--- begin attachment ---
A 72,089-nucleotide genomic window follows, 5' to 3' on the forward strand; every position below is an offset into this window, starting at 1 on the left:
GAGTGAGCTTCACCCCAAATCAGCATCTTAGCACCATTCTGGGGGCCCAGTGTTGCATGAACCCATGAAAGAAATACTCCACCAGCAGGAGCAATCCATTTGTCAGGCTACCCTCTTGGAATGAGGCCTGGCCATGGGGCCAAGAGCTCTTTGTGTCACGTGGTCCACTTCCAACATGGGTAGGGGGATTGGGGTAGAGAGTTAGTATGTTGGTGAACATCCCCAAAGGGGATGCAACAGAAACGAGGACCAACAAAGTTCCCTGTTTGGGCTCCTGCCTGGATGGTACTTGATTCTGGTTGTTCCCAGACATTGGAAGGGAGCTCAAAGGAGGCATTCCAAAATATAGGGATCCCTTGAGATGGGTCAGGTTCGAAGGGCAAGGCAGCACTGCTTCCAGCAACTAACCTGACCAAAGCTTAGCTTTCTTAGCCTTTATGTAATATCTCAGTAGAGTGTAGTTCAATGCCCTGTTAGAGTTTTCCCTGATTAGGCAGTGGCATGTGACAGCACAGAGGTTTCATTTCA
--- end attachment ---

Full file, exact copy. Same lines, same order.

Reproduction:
A 72,089-nucleotide genomic window follows, 5' to 3' on the forward strand; every position below is an offset into this window, starting at 1 on the left:
GAGTGAGCTTCACCCCAAATCAGCATCTTAGCACCATTCTGGGGGCCCAGTGTTGCATGAACCCATGAAAGAAATACTCCACCAGCAGGAGCAATCCATTTGTCAGGCTACCCTCTTGGAATGAGGCCTGGCCATGGGGCCAAGAGCTCTTTGTGTCACGTGGTCCACTTCCAACATGGGTAGGGGGATTGGGGTAGAGAGTTAGTATGTTGGTGAACATCCCCAAAGGGGATGCAACAGAAACGAGGACCAACAAAGTTCCCTGTTTGGGCTCCTGCCTGGATGGTACTTGATTCTGGTTGTTCCCAGACATTGGAAGGGAGCTCAAAGGAGGCATTCCAAAATATAGGGATCCCTTGAGATGGGTCAGGTTCGAAGGGCAAGGCAGCACTGCTTCCAGCAACTAACCTGACCAAAGCTTAGCTTTCTTAGCCTTTATGTAATATCTCAGTAGAGTGTAGTTCAATGCCCTGTTAGAGTTTTCCCTGATTAGGCAGTGGCATGTGACAGCACAGAGGTTTCATTTCA